As a paradigm for software development, the first procedural technique is to develop the whole software as functions by functionalities in accordance with data processing procedure (Kim et al. 2000). This technique makes it easy to develop small-sized programs but has a problem that all functions must be changed when data structure is changed because functions and date are separated. To solve this problem, an object-oriented methodology was developed. In this methodology, software is not divided by functionalities but separated as objects. The object indicates a group that data and several data processing functionalities are joined together. Its input/output are exposed to outside, but its internal processing process is concealed (Kim et al. 2000). Therefore, it can be easily developed with the same interface even through its internal functionalities are changed. On the basis of these features, most software developers expected the objects had high reusability and standardized objects would be sold as a kind of products if they were made as software chips but the object market has not grown greatly.
Brad Cox published a concept of Software IC in 1985, and StepStone Inc. launched the first commercial component in 1986 but came off well due to the immaturity of market conditions (Choi et al. 2001). However, as Visual Basic was rolled out in 1991, the component markets like the embodied customer control began to grow greatly. At last, Visual Basic became a decisive factor to convert object-oriented programming into component based programming. Here, the component indicates a software assembly that can be executed independently, has standard interface and provides the replaceability, reusability and functional independency of software (Kim 1999). In general, the components are divided into distribution components, business components, extended business components and system components (Kim 1999). In particular, the distribution components indicate the components that clients can access through remote method invocation from a network place. The distribution components include Enterprise JavaBean (EJB), Common Object Request Broker Architecture (CORBA) and Component Object Model plus (COM+) and can be reused (Choi et al. 2001). These component technologies allow common users to customize their applications by using commercial components and small-sized developers to develop components for specific fields with no need of making big software programs. In addition, big-sized developers can easily build client/server systems for enterprise by combining the components.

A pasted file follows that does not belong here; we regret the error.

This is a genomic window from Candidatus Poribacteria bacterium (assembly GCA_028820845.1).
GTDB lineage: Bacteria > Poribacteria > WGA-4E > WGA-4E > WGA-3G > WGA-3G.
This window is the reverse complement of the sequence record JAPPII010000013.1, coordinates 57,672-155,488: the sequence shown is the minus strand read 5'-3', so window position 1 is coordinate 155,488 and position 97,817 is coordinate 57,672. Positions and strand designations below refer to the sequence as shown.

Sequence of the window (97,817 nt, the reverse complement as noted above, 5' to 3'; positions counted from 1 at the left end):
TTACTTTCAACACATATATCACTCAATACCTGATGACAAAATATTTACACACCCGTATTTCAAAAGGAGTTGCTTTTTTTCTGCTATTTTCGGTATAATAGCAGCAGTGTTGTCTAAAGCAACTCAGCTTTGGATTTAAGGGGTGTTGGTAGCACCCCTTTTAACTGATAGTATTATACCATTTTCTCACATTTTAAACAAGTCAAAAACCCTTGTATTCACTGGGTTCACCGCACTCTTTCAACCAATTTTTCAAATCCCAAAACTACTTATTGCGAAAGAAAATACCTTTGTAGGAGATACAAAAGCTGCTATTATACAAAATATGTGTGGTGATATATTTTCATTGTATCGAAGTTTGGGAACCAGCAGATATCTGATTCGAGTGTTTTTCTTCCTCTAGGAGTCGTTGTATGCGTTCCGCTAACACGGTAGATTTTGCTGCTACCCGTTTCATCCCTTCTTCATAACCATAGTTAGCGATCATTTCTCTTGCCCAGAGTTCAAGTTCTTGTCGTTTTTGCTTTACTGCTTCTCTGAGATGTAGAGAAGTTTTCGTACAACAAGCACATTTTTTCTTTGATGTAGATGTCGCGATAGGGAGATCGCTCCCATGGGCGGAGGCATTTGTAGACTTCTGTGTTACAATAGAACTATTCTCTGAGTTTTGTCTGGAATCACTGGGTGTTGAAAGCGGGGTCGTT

The GNSS signals, represented by GPS and Galileo, are composed of carriers, codes and navigation data (Tsui 2005). In this paper, target signals are designed as GPS L1, GPS L2C, GPS L5, Galileo E1 and Galileo E5a. As shown in Fig. 1 , the designed GNSS multi-band IF signal generator is composed of user input, signal generation, noise generation, band-pass filter and quantization components. The signal generation component is composed of satellite tracking, raw data and error generation, navigation data generation, PRN code generation and carrier generation components as shown in Fig. 2 .
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Structure of GNSS multi-band IF signal generator.
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Structure of signal generator module.
As shown in Figs. 1 and 2 , the GNSS multi-band IF signal generator is composed of blocks performing similar functionalities. The GNSS multi-band IF signal generator generates GNSS signals in various bands. The generator proposed in this paper is designed and verified on the basis of a component with same input but different outputs depending on input values. As a result, ‘the carrier generation’ and ‘band-pass filter components’ will be developed as a structure on the basis of component-based development and with reusability.
3. DESIGN OF GNSS MULTI-BAND IF SIGNAL GENERATOR COMPONENTS
This chapter will design and verify carrier generation and band-pass filter components of the GNSS multi-band IF signal generator.
- 3.1 Carrier Generation Component
The carrier generation component generates a carrier at every sample by using a Numerically Controlled Oscillator (NCO), receives central frequency and sampling frequency for each signal and calculates and reflects Doppler frequency in each satellite (Kaplan 1996). Fig. 3 shows the block diagram of the carrier generation component. The frequency calculation and increment calculation components of the carrier generation component calculates Doppler frequency by using the position and speed of a satellite and the position and speed of a receiver and calculates the increment from sampling frequency and IF center frequency. The adder adds the increment value to the register value at the previous point and stores the added value to a holding register with N bits in length. At this time, the register value at initial point is calculated from a pseudo distance by an initial phase calculation component. After that, the carrier of I-phase and Q phase is generated by using a carrier phase table. The carrier has a value in upper L bits of the register.
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Structure of carrier generation component.
To verify the developed carrier generation component, a carrier was generated with the sampling frequency of 60 MHz, the IF center frequency of 5 MHz for L1 band or 15 MHz for L5 band. After that, its power spectrum was observed. As seen in Figs. 4 and 5 , the power components of a signal appear at 5 MHz for L1 band signal and 15 MHz for L5 band signal, respectively. As a result, we can know that the carrier generation component can be re-used to generate GPS L1, GPS L2C, GPS L5, Galileo E1 or Galileo E5a signals by only changing the center frequencies.
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Result of carrier generation in L1 band.
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Result of carrier generation in L5 band.
- 3.2 Band-Pass Filter Component